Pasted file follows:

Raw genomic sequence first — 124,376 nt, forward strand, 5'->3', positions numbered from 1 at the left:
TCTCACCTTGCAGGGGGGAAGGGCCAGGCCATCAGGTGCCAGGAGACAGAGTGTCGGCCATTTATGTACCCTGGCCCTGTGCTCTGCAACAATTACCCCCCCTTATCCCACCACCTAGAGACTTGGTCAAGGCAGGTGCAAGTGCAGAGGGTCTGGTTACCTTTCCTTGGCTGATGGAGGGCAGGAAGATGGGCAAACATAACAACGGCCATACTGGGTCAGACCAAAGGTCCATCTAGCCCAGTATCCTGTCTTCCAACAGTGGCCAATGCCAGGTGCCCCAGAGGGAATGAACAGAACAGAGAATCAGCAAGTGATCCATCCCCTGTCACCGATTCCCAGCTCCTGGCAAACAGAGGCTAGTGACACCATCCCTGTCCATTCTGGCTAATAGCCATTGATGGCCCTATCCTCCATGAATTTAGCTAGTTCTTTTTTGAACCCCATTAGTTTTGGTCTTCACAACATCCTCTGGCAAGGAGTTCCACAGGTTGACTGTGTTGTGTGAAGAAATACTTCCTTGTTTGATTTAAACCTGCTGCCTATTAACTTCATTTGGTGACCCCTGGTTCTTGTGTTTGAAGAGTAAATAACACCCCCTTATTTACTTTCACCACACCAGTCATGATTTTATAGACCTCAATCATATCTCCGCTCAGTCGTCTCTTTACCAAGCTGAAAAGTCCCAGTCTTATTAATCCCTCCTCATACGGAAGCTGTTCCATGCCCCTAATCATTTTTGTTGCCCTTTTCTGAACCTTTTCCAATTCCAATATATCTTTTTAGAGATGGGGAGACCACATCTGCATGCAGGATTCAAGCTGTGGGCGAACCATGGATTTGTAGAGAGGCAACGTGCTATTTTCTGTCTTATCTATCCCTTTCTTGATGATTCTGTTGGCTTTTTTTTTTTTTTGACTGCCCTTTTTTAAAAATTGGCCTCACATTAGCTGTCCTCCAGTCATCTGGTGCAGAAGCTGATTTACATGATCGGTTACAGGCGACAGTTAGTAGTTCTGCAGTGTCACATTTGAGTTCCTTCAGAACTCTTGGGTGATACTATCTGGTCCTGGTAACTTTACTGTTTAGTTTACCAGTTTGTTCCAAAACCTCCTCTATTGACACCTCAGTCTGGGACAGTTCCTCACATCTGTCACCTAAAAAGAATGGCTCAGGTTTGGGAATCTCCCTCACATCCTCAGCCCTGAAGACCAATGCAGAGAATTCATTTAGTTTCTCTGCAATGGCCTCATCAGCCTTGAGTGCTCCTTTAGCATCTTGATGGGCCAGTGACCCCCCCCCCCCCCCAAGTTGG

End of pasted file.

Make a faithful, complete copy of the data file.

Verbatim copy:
Raw genomic sequence first — 124,376 nt, forward strand, 5'->3', positions numbered from 1 at the left:
TCTCACCTTGCAGGGGGGAAGGGCCAGGCCATCAGGTGCCAGGAGACAGAGTGTCGGCCATTTATGTACCCTGGCCCTGTGCTCTGCAACAATTACCCCCCCTTATCCCACCACCTAGAGACTTGGTCAAGGCAGGTGCAAGTGCAGAGGGTCTGGTTACCTTTCCTTGGCTGATGGAGGGCAGGAAGATGGGCAAACATAACAACGGCCATACTGGGTCAGACCAAAGGTCCATCTAGCCCAGTATCCTGTCTTCCAACAGTGGCCAATGCCAGGTGCCCCAGAGGGAATGAACAGAACAGAGAATCAGCAAGTGATCCATCCCCTGTCACCGATTCCCAGCTCCTGGCAAACAGAGGCTAGTGACACCATCCCTGTCCATTCTGGCTAATAGCCATTGATGGCCCTATCCTCCATGAATTTAGCTAGTTCTTTTTTGAACCCCATTAGTTTTGGTCTTCACAACATCCTCTGGCAAGGAGTTCCACAGGTTGACTGTGTTGTGTGAAGAAATACTTCCTTGTTTGATTTAAACCTGCTGCCTATTAACTTCATTTGGTGACCCCTGGTTCTTGTGTTTGAAGAGTAAATAACACCCCCTTATTTACTTTCACCACACCAGTCATGATTTTATAGACCTCAATCATATCTCCGCTCAGTCGTCTCTTTACCAAGCTGAAAAGTCCCAGTCTTATTAATCCCTCCTCATACGGAAGCTGTTCCATGCCCCTAATCATTTTTGTTGCCCTTTTCTGAACCTTTTCCAATTCCAATATATCTTTTTAGAGATGGGGAGACCACATCTGCATGCAGGATTCAAGCTGTGGGCGAACCATGGATTTGTAGAGAGGCAACGTGCTATTTTCTGTCTTATCTATCCCTTTCTTGATGATTCTGTTGGCTTTTTTTTTTTTTTGACTGCCCTTTTTTAAAAATTGGCCTCACATTAGCTGTCCTCCAGTCATCTGGTGCAGAAGCTGATTTACATGATCGGTTACAGGCGACAGTTAGTAGTTCTGCAGTGTCACATTTGAGTTCCTTCAGAACTCTTGGGTGATACTATCTGGTCCTGGTAACTTTACTGTTTAGTTTACCAGTTTGTTCCAAAACCTCCTCTATTGACACCTCAGTCTGGGACAGTTCCTCACATCTGTCACCTAAAAAGAATGGCTCAGGTTTGGGAATCTCCCTCACATCCTCAGCCCTGAAGACCAATGCAGAGAATTCATTTAGTTTCTCTGCAATGGCCTCATCAGCCTTGAGTGCTCCTTTAGCATCTTGATGGGCCAGTGACCCCCCCCCCCCCCCAAGTTGG